Effects of transferrin receptor blockade on cancer cell proliferation and hypoxia-inducible factor function and their differential regulation by ascorbate.
Jones DT., Trowbridge IS., Harris AL.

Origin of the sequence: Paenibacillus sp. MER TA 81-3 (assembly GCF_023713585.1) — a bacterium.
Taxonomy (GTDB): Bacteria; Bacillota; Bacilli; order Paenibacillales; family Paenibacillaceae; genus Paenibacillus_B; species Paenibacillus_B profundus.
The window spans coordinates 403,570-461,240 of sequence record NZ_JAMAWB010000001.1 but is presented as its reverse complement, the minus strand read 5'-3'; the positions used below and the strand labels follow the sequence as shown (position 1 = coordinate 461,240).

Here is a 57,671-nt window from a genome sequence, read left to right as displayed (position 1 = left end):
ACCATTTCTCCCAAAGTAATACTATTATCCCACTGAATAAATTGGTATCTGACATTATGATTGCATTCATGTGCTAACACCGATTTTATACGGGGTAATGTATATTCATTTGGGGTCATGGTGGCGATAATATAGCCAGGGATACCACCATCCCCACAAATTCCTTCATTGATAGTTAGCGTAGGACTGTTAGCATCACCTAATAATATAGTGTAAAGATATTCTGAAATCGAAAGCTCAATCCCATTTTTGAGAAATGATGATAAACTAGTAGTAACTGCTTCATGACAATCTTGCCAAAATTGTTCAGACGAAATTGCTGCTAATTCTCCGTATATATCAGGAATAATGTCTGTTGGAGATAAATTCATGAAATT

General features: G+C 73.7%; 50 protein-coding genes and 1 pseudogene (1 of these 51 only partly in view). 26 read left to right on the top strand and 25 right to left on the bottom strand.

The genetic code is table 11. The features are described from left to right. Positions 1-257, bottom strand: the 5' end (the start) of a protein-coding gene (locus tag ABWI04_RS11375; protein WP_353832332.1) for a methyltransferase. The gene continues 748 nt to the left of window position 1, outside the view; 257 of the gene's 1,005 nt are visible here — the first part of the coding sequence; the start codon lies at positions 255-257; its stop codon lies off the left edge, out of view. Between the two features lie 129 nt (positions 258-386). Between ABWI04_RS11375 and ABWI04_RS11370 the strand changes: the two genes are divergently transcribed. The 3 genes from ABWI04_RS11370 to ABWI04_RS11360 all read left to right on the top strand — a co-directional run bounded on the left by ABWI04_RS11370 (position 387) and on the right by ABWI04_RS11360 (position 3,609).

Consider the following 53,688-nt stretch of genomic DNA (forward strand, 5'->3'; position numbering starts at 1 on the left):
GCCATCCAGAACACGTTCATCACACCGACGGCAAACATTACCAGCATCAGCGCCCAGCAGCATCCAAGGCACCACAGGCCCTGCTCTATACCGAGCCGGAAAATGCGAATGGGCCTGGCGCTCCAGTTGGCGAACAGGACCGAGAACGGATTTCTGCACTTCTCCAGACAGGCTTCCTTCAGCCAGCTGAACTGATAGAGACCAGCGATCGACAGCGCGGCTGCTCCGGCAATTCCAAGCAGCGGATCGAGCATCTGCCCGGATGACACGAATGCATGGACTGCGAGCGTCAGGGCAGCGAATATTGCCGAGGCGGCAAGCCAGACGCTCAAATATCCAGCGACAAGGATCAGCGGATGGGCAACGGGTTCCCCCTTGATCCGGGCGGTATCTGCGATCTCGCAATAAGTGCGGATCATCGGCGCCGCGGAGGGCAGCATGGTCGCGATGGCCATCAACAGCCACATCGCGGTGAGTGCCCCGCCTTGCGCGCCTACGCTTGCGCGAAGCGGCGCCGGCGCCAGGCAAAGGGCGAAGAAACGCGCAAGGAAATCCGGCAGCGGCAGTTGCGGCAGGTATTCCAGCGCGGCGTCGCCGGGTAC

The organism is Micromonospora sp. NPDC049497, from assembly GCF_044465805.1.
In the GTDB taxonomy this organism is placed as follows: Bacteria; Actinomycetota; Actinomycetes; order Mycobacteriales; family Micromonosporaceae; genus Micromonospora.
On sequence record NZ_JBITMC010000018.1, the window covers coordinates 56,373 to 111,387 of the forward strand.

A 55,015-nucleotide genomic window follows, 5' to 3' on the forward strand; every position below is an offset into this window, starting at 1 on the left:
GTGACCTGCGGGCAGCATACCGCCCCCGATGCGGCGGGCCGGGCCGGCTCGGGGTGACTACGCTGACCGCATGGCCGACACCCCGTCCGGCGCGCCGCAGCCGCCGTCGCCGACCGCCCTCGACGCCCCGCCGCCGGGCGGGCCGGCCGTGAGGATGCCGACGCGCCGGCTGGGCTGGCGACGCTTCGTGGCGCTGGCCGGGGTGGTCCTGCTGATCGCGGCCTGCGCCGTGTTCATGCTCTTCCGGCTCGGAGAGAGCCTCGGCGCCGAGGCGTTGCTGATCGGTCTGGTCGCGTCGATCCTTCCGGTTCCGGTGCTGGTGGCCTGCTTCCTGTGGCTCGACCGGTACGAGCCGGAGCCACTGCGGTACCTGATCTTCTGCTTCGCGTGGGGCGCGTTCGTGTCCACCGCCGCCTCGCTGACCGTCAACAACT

Cellular iron is needed for cell survival and hydroxylation of hypoxia-inducible factor-1alpha (HIF-alpha) by prolyl hydroxylases (PHD). One mechanism of iron uptake is mediated by the cell surface transferrin receptor (TfR). Because iron is required for cell growth and suppression of HIF-alpha levels, we tested the effects of the two anti-TfR monoclonal antibodies (mAb) E2.3 and A27.15 on growth of breast cancer cells and induction of HIF-alpha and hypoxia-regulated genes. Treatment with both mAbs together synergistically inhibited cell proliferation in a dose-responsive manner by up to 80% following 8 days of exposure, up-regulated HIF-1alpha and HIF transcription targets, down-regulated TfR expression, and down-regulated cellular labile iron pool by 60%. Because combined treatment with anti-TfR mAbs resulted in the up-regulation of the hypoxia pathway, which may increase tumor angiogenesis, we analyzed the effects of ascorbate on cell viability and HIF-1alpha levels in cells treated with both anti-TfR mAbs together, as ascorbate has been shown to be required by PHD enzymes for full catalytic activity. Ascorbate at physiologic concentrations (25 micromol/L) suppressed HIF-1alpha protein levels and HIF transcriptional targets in anti-TfR mAb-treated cells but did not suppress the antiproliferative effect of the mAbs. These results indicate that the addition of ascorbate increased the activity of the PHD enzymes in down-regulating HIF but not the proliferation of iron-starved anti-TfR mAb-treated cells. The use of anti-TfR mAbs and ascorbate in inhibiting both cell proliferation and HIF-1alpha and angiogenesis under normoxic conditions may be of therapeutic use.